Impact of Stewardship payment dates
For those of you who have been in stewardship schemes for a number of years, you have come to understand that the monies you receive are nearly always paid on time, the amount they said it would be and it arrives half yearly. So if your agreement started in August you got paid every February and August following. Very simple and straight forward… that was how it was, but if your agreement started after 1 February 2007 you will be aware that there have been some changes to the payment dates of your stewardship scheme.
In the spring of 2011 (and in some cases November 2010) letters were sent out by Natural England detailing that your payment dates were going to change to meet EU law. These changes were to come into play from June 2011. The letter painstakingly detailed when payments were going to come in, splitting it into annual and partial payments. This letter contained a vast quantity of detailed information which wasn’t particularly easy to understand of which only a few points were relevant. The effects are now being felt and hitting cashflows hard.
It is now impossible to calculate exactly when you will be paid. Put simply, you will now be paid approximately a year in arrears, but it’s hard to say when it will arrive as Natural England have a 3 month payment window for each payment. Using the example payment dates above, those August and February payment dates have now changed to April and December, but it could be sooner, but it may not……… The payment that would have been paid in August 2011 was then not due to be paid until the following April 2012 (8 months later). They actually managed to pay this at the end of December 2011 (early) however the next scheduled payment will now not be until December 2012 (some 12 months later). Clear?…(as mud)!
Those in the uplands will have double the uncertainty, as the Uplands ELS is effectively tying up two lots of significant monies (the HFA monies and the Entry Level Stewardship monies), and so could cause a greater impact.
It’s not the fault of Natural England, or their staff as they are equally fed up of adapting a perfectly good payment system to meet EU legislation. The reason for the change is that they cannot pay you until all the cross checks on your Single Payment Scheme application have gone through. Another mechanism introduced by DEFRA which is resulting in delayed payments and an ability for the RPA to withhold or withdraw monies in case of penalties. The frustrating aspect is that the previous payment system was much simpler and far easier for agreement holders to understand. More importantly the sporadic nature in which payments are now being issued is having a detrimental impact upon financial budgeting.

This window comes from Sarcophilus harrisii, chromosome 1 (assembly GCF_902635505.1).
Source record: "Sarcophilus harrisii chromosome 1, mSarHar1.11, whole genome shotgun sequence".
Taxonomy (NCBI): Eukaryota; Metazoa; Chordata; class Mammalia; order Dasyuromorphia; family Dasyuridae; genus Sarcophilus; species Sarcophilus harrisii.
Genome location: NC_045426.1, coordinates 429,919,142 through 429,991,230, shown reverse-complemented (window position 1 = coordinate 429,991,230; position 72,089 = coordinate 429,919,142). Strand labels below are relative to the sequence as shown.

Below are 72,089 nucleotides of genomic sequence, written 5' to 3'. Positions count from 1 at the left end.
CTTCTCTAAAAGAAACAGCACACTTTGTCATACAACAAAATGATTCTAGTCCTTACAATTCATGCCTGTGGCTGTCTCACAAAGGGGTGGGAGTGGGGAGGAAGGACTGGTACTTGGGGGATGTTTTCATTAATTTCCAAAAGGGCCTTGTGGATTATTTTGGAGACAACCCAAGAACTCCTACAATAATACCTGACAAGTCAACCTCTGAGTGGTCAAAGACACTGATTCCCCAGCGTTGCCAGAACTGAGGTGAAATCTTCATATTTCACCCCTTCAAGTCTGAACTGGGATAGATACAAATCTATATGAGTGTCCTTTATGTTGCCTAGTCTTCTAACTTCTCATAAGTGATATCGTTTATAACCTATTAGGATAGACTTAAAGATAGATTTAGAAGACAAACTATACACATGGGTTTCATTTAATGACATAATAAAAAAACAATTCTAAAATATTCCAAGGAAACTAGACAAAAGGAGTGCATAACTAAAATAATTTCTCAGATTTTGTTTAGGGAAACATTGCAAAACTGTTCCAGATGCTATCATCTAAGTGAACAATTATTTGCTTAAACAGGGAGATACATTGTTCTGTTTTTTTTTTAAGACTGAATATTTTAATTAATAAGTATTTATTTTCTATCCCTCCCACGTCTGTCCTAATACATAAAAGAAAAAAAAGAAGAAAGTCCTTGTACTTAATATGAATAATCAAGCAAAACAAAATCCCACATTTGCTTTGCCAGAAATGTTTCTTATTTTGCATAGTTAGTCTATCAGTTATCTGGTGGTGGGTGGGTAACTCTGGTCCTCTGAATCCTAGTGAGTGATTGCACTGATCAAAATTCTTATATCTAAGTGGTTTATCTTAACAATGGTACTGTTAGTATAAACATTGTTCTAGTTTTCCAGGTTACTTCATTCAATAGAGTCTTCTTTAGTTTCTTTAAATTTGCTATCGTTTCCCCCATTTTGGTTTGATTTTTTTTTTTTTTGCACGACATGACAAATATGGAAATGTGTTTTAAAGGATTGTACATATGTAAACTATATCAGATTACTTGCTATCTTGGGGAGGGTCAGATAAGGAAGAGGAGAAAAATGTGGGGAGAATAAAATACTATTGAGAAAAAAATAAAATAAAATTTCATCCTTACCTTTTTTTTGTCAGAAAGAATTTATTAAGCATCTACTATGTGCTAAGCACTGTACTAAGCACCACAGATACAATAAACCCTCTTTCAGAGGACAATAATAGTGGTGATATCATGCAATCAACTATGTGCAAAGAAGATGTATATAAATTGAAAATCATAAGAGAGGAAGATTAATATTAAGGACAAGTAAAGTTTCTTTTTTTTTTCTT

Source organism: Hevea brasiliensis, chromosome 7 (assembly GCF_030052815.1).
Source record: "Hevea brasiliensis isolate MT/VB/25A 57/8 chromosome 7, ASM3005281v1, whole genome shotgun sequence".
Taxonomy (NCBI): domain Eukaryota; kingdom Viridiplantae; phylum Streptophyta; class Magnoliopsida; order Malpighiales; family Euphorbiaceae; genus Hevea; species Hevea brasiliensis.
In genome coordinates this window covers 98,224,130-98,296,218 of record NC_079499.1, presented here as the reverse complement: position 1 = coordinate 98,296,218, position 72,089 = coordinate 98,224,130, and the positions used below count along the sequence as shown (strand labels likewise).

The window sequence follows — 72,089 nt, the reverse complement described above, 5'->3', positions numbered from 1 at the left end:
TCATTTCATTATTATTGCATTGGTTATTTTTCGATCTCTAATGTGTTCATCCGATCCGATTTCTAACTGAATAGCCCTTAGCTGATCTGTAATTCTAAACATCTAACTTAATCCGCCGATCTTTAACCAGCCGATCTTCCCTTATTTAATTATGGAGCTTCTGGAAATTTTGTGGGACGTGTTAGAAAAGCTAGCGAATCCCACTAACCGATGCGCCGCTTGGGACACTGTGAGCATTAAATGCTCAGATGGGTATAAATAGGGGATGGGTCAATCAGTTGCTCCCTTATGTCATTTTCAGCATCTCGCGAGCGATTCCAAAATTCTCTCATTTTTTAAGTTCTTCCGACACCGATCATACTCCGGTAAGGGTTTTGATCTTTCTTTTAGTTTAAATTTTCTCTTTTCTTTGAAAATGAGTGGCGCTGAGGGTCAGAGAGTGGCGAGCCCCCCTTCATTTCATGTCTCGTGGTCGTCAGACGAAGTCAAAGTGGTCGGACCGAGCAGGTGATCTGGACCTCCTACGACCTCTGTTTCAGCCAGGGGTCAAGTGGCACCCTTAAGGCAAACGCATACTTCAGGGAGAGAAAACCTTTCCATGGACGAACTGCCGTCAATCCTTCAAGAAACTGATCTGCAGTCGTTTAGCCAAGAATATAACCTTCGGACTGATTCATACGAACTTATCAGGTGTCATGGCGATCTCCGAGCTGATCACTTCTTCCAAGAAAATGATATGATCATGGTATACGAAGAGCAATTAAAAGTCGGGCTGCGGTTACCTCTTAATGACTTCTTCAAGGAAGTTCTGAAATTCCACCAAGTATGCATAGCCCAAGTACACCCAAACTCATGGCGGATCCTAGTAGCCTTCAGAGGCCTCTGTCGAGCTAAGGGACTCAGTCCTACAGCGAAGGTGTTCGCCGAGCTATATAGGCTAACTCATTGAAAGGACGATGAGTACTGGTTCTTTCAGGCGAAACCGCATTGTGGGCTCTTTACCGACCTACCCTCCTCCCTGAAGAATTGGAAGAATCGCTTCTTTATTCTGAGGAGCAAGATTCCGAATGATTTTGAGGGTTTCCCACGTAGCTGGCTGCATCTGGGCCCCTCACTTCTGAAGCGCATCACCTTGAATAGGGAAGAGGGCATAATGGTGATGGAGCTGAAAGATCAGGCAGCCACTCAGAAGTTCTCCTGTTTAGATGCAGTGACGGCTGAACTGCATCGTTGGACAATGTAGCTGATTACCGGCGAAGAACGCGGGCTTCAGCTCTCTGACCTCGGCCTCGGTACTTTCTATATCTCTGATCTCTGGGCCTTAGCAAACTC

Many will have scheduled HP payments to go out when stewardship monies come in, normally a very sensible idea, and now may find the pot bare at the time when money is most needed. The problem that this produces is further compounded by the fact that it takes a lot more cash to produce the same level of profit in earlier years. Add to this the unpredictability of the weather and what the harvest will eventually yield, the availability of winter feed and straw this year and the weakening Euro, it’s going to be harder than ever to make any concrete predictions. And that’s the problem – its impossible to do any proper planning and the overdraft limits are fast approaching.
Historically for all farmers, certainly in the North, this time of year is always the leanest, there’s nothing to sell yet as harvest hasn’t started, lambs aren’t quite ready and due to the weather cattle are a little off track….and the result is a general lack of cash. The solution….generally it’s better to tackle this before it’s a problem and approach the bank manager detailing what income is due…even though we don’t know when, and have a plan going forward as to what the requirements are and how they will be serviced. When it comes to the stewardship monies, you’re not alone as the banks will be hearing of these problems across the region.
It’s also worth mentioning that if your agreement is up for renewal or you are planning on starting a new agreement the first payment date alters depending on when your agreement starts. If your agreement starts between 1st January and 1st June you will receive your first payment by the autumn of the same year. If your agreement starts between 1st July and 1st December your first payment will fall in the autumn of the following year. Put quite simply if you have a 1st July start date you will not receive your first 6 monthly payment until over 12 months later. If you are able to, it would be sensible to try to have an agreement starting in the 1st half of the year.